Now the market's changing. Amazon.com (Nasdaq: AMZN ) has sold millions of its Kindle Fire since hitting the market last November. Google's (Nasdaq: GOOG ) own Nexus 7 -- made by Asus -- raised the bar again this summer on what tablets costing half as much as the iPad can do.
Industry watcher IDC claims that Apple's share of the tablet market shrank to 50.4% this past quarter. However, the real story is that Samsung, Amazon, Asus, and Lenovo -- the four largest players after Apple, and all making tablets based on Google's Android operating system --- have seen their collective share soar from 11.4% to 37.4% over the past year.
6. iPad Mini? $329? Really?
There was never going to be a winning price on the iPad Mini. If Apple charges too little, sales would merely cannibalize the more lucrative full-priced iPad. If it charges too much, consumers will stick to the $199 offerings out of Amazon and Google that have better resolution than Apple's iPad Mini.
The $329 price point that Apple decided on may be the worst of both worlds. It's not enough woo entry-level tablet shoppers, yet it may lead some to question why they should pay at least $500 for a slightly larger tablet.
7. Apple Maps is a sign of arrogance run amok
Heads rolled at Apple after the Apple Maps fiasco and the lampooned nature of Siri, but the real problem is that Apple let these very incomplete products hit the market and even shell out big marketing dough to promote Siri.
Does Apple merely think its consumers will put up with anything after forgiving the company for Antennagate? Maybe Apple doesn't respect its customers enough to care.
In singing Apple's praises, fellow Fool Evan Niu boasts of how the company is able to do more with less by pointing out how Apple spent just $2.4 billion in R&D last year. Microsoft (Nasdaq: MSFT ) and Samsung shelled out $9 billion apiece. Even Google spent more than double in R&D than Apple. Yes, even Amazon spent more on R&D last year.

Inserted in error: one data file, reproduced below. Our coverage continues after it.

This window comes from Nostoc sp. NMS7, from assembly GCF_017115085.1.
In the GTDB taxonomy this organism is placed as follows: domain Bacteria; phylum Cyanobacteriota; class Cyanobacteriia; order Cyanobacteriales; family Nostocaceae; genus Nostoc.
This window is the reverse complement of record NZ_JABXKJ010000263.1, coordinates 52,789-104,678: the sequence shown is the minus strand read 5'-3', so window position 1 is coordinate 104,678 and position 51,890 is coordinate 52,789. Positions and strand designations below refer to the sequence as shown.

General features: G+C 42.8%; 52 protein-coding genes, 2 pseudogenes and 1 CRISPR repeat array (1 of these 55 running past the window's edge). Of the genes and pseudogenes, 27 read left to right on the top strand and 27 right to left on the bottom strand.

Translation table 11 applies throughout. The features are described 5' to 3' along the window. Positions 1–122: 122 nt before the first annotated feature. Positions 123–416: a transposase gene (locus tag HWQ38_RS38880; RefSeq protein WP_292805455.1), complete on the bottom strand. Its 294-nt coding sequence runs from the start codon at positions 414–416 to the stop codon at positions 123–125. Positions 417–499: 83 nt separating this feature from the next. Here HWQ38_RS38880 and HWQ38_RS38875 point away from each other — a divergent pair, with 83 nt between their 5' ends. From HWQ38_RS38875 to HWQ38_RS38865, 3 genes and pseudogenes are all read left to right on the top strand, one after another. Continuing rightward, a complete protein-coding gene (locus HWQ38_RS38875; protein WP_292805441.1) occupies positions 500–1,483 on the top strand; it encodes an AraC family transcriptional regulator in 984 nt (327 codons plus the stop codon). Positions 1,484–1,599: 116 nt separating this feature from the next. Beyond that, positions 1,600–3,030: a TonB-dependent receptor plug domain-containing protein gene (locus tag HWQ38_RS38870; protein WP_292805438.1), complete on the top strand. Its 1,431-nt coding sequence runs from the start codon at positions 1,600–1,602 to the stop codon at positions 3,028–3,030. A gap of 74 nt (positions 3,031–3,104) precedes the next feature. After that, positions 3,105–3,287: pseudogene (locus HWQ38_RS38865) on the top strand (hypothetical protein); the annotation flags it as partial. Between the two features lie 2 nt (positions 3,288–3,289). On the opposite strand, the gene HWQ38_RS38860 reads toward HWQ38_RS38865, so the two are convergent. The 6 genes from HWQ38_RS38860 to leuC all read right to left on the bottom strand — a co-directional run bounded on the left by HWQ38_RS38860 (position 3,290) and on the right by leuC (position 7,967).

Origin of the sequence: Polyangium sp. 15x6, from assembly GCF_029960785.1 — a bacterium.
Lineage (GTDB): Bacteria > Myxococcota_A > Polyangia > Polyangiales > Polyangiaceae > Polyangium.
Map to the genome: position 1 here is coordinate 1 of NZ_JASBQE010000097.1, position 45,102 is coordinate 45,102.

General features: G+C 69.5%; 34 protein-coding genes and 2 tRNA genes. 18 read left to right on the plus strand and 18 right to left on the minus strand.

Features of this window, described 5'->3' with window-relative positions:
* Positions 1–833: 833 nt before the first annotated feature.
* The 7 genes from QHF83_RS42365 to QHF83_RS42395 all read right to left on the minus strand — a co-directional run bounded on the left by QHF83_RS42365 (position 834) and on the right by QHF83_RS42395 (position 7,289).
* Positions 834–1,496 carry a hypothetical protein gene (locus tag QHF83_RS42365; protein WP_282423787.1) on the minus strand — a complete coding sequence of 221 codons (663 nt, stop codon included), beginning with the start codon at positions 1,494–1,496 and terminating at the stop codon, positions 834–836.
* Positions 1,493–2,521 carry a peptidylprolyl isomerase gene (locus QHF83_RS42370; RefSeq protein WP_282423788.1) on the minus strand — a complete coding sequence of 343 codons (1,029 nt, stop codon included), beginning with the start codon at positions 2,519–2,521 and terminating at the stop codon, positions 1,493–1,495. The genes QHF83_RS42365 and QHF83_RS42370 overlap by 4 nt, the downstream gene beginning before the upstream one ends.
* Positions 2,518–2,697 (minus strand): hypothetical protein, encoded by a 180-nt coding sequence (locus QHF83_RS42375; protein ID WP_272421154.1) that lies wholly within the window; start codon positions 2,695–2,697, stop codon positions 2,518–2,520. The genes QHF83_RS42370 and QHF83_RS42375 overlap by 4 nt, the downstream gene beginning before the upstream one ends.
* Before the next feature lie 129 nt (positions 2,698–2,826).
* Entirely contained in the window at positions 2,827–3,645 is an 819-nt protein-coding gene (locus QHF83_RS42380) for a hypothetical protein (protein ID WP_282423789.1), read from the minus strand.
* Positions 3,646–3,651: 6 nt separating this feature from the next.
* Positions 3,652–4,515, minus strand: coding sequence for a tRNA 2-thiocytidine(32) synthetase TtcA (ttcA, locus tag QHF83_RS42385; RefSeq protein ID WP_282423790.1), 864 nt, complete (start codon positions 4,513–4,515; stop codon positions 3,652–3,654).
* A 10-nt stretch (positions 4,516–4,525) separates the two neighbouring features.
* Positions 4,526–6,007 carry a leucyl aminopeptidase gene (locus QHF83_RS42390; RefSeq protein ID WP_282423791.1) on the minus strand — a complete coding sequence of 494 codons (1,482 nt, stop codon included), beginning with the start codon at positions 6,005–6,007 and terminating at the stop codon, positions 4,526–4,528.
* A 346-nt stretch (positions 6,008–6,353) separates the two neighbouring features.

It's great that Apple can generate so much revenue by putting in so little, but what will it do when simply putting out the same iOS device in different-sized configurations stops passing for innovation?
8. Optimism is in retreat
One of the reasons Apple has been one of the best investments over the past decade is that it was a joy to see analysts scrambling to catch up. Apple would blow estimates out of the water, leaving analysts with little choice but to jack up their projections.
We've been going the wrong way in recent months. Just three months ago, Wall Street figured that Apple would earn $52.50 a share this new fiscal year and $60.53 a share come fiscal 2014. Now those same pros are forecasting net income of $50.14 a share in fiscal 2013 and $58.70 come next year.
Could it be that Apple's share price is merely catching up to a market that didn't see the shift to reverse coming?
Apple is a great company, but maybe it will only be a good -- and not great -- investment in the coming months.